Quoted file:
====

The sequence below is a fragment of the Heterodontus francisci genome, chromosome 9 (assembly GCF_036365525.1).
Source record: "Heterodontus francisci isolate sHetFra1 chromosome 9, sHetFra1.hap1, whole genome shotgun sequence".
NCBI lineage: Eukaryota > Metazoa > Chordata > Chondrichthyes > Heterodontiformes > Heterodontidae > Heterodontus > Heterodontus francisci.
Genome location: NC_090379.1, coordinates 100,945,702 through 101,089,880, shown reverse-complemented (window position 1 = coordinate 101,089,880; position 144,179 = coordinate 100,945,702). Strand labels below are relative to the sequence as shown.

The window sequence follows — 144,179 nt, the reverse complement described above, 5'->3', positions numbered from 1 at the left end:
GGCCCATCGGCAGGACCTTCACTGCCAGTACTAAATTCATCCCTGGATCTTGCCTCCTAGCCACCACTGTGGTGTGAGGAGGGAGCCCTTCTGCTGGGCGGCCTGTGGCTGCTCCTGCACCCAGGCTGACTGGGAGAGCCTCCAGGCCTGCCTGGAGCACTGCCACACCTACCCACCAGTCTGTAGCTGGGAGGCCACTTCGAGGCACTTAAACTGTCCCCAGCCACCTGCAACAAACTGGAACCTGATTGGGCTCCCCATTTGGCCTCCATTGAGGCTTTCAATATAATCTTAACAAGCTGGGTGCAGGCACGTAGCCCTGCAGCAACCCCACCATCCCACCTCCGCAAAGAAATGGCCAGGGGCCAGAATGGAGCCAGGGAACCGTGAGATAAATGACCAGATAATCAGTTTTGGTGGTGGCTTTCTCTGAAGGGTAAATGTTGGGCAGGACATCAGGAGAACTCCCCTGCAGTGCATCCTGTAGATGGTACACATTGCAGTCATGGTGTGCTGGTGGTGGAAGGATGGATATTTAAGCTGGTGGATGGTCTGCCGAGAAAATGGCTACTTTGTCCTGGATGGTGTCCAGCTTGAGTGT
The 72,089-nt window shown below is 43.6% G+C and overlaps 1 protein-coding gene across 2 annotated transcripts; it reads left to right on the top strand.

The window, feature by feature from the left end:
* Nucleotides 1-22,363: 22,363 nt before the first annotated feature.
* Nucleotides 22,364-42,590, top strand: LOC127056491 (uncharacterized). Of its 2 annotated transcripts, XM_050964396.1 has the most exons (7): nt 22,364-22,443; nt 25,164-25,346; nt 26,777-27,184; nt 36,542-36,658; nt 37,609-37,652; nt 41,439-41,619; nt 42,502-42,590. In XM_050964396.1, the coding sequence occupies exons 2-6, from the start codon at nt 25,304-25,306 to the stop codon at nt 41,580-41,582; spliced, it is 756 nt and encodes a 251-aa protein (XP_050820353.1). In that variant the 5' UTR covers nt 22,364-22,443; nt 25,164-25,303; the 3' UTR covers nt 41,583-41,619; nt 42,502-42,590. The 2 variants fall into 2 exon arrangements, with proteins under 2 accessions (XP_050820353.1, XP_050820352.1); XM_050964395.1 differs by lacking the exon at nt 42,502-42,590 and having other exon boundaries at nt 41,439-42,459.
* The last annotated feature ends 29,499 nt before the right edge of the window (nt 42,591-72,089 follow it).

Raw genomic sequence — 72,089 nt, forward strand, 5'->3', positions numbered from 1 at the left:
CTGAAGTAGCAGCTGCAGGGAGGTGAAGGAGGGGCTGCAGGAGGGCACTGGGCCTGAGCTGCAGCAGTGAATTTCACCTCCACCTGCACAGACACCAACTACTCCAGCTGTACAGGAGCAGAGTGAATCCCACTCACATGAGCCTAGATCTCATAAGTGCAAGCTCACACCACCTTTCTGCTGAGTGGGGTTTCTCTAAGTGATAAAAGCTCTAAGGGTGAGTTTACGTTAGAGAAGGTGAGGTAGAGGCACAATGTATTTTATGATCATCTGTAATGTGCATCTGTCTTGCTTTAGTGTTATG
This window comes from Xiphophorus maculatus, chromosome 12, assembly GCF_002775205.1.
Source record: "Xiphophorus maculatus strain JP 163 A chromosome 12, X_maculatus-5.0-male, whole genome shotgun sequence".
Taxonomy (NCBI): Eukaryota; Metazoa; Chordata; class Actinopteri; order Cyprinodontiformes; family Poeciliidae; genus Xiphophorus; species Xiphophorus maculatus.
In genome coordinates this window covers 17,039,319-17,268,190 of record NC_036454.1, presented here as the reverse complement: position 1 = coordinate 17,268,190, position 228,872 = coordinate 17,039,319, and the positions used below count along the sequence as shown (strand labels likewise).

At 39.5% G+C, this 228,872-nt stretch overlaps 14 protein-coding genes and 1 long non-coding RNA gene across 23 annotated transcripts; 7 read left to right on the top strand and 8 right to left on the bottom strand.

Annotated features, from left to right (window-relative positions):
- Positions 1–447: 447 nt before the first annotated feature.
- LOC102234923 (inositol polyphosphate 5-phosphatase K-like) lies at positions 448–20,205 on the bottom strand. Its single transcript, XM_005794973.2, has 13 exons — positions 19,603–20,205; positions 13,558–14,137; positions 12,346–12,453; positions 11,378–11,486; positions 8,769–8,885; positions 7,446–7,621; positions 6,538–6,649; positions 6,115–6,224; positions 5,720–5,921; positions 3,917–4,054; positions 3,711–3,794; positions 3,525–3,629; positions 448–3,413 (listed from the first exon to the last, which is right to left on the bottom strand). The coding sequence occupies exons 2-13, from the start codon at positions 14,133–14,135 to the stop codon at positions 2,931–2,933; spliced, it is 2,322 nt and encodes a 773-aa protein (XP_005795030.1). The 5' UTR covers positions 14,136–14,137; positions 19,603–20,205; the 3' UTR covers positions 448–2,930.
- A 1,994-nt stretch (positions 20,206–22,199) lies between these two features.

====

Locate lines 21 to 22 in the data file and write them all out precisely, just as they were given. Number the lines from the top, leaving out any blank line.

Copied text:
- LOC102234923 (inositol polyphosphate 5-phosphatase K-like) lies at positions 448–20,205 on the bottom strand. Its single transcript, XM_005794973.2, has 13 exons — positions 19,603–20,205; positions 13,558–14,137; positions 12,346–12,453; positions 11,378–11,486; positions 8,769–8,885; positions 7,446–7,621; positions 6,538–6,649; positions 6,115–6,224; positions 5,720–5,921; positions 3,917–4,054; positions 3,711–3,794; positions 3,525–3,629; positions 448–3,413 (listed from the first exon to the last, which is right to left on the bottom strand). The coding sequence occupies exons 2-13, from the start codon at positions 14,133–14,135 to the stop codon at positions 2,931–2,933; spliced, it is 2,322 nt and encodes a 773-aa protein (XP_005795030.1). The 5' UTR covers positions 14,136–14,137; positions 19,603–20,205; the 3' UTR covers positions 448–2,930.
- A 1,994-nt stretch (positions 20,206–22,199) lies between these two features.